Shirley Brown, grandmother of a senior in Southwest's Early College program, says she has seen a positive change in the district.
"It seemed like maybe another year and Dr. Covington would have gotten everything straight," she said. "He left so unexpectedly . . . I wish that he had stayed and seen his program through."
On the other hand, Franky George, a sophomore at Lincoln Preparatory Academy, was frustrated about the changes over the past few years, so frustrated that she attended the meeting to seek information about transferring districts.
"If they don't offer you programs that you want and you need to strengthen your education. . . there's no need to stay if there's no money for it," she said.
A Turning Point
Not everyone at the forum thought that the loss of accreditation was bad. Some, like parent Rochel Handley, thought the district might be at a turning point.
"You know, I'm not against the state takeover to be honest with you," she said. "I mean, they can do no worse, than what we've been having so far I guarantee you if you have a system where the money follows the kids, you'd see different thinks because cause money talks and everything else walks."
Dream Bigger and Ask More and Demand More
While parents and students survey their options, acting school board president Derek Richey has called on the entire community to get more involved.
"This unaccreditated decision will simply just ask us to dream bigger and ask more and demand more of our staff, of our parents, entire community civic, faith and business," he said.
There's now a solid deadline for those dreams. The loss of accreditation officially goes into effect January 1, and at that point the district will have 2 years - until June, 2014 - to show improvement. And if it doesn't, at that point, the state could take over, or the district could be dissolved. That's unless the state legislature decides to step in earlier.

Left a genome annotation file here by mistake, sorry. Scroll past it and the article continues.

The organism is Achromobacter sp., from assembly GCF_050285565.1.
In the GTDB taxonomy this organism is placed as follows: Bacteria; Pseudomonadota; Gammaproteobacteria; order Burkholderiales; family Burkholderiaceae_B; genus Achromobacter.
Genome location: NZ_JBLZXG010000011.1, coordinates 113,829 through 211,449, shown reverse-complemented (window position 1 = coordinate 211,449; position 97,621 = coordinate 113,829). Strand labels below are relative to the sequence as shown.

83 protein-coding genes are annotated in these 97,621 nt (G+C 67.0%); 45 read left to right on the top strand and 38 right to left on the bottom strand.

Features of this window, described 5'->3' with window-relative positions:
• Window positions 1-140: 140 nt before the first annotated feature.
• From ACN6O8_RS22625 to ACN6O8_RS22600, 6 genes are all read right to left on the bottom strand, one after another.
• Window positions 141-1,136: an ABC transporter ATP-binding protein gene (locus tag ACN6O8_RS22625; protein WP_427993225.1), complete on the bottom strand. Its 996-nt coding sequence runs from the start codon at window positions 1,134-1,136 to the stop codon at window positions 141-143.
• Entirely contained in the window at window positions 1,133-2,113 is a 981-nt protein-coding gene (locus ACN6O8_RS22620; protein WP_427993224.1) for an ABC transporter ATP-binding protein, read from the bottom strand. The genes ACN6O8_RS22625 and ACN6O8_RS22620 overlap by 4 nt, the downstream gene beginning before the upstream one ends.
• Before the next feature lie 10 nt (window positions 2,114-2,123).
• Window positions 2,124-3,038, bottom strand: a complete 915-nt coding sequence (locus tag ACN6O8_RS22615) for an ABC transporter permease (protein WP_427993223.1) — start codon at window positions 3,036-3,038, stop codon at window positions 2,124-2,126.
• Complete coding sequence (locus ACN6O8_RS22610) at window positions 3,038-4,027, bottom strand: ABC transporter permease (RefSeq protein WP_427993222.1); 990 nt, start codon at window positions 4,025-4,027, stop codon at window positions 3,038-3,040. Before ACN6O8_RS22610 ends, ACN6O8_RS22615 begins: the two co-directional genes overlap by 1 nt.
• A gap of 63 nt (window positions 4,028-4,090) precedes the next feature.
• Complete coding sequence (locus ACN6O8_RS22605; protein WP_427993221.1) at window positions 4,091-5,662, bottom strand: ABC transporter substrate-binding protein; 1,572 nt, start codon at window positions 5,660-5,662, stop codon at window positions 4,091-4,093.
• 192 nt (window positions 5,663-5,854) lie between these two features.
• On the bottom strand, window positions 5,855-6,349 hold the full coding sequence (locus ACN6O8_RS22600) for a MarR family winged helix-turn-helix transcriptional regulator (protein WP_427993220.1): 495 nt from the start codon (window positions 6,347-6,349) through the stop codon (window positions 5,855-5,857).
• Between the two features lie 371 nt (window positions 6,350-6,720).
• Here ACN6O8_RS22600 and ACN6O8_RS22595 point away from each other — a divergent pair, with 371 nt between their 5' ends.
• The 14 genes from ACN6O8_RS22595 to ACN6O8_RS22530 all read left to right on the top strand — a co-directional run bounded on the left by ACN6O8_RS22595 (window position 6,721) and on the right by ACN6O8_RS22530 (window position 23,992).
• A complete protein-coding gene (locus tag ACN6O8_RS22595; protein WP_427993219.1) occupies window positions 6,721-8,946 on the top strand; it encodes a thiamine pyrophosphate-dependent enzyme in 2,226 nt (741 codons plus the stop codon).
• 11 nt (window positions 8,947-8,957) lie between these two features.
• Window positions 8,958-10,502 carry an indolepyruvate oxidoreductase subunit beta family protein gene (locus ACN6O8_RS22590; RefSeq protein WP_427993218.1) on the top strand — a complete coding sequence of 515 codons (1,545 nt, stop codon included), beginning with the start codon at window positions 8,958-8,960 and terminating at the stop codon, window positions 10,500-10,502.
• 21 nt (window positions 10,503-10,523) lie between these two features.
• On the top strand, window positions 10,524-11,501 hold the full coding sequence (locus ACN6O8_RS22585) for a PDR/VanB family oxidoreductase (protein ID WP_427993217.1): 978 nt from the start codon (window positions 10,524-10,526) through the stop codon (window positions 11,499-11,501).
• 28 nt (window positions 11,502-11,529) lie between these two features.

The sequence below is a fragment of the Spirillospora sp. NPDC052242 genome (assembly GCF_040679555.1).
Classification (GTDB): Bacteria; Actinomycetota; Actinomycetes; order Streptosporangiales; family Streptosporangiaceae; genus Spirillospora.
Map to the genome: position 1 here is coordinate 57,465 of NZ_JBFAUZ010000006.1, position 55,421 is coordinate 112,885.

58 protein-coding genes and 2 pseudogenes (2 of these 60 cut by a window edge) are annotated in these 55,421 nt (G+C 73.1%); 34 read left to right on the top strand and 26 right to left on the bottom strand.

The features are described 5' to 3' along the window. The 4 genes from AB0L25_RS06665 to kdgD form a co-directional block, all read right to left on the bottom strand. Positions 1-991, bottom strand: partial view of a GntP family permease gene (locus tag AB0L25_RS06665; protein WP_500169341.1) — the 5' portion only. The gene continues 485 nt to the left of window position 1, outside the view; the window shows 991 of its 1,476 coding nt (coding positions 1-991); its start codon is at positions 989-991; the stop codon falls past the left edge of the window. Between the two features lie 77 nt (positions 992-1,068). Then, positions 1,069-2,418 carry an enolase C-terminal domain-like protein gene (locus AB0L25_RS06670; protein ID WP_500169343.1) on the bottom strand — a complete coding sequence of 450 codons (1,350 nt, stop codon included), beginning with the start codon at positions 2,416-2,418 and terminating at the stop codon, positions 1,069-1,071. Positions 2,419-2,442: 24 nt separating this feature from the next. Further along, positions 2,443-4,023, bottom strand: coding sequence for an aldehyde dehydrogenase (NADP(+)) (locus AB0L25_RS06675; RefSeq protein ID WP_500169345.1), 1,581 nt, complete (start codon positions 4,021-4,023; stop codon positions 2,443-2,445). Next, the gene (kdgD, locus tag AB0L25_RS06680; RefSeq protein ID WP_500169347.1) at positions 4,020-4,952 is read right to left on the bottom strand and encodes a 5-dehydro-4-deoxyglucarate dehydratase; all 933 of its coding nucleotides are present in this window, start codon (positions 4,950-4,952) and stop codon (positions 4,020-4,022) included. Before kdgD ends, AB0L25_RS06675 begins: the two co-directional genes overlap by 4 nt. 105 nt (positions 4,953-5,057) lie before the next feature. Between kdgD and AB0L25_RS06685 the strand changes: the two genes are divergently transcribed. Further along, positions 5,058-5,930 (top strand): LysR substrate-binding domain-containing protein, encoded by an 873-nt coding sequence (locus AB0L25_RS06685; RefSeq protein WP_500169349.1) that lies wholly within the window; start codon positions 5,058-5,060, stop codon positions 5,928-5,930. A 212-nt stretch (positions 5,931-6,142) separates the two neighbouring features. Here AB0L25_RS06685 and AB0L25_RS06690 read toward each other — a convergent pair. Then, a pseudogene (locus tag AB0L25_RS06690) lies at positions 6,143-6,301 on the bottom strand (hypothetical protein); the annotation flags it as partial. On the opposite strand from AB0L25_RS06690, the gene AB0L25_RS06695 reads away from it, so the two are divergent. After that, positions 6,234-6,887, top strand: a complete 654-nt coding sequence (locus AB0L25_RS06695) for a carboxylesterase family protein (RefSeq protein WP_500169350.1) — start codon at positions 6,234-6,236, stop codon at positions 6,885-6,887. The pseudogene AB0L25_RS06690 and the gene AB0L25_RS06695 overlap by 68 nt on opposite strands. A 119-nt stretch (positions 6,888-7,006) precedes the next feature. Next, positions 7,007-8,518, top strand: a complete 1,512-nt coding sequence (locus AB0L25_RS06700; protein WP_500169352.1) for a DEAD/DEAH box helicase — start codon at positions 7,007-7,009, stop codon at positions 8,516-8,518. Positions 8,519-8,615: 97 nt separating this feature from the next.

A Board Member Speaks
For more on the district's loss of accreditation, we sat down with someone who made the decision, Missouri Board of Education member Rev. Stan Archie, the only board member from Kansas City.
"According to Missouri standards, the district is not meeting enough of the indicators of success that we're looking for," he said. "I think we'd be lying to students to put the stamp on our district."
He said that in light of the situation, it was the state's job to intervene to act as a coach for the district and to bring in much-needed resources to the city.
However, Archie said that the community needed to respond in order to create a successful environment for students.
"I believe that a state takeover is one of the worst things you can do," he said.
He stressed parental engagement as key to student and district success.
Archie said that standards varied from state to state and said that KC area schools could be better than some schools that are still accredited.
"Missouri has among the highest standards in the nation," he said.
He is working to create a common set of standards for all states.
Looking towards the future, Archie hopes that parents, the district and the state will collaborate to turn Kansas City around.
"The shame would be if I have to leave where I belong what I own to seek what I deserve elsewhere," he said. "We need to own the education of our children."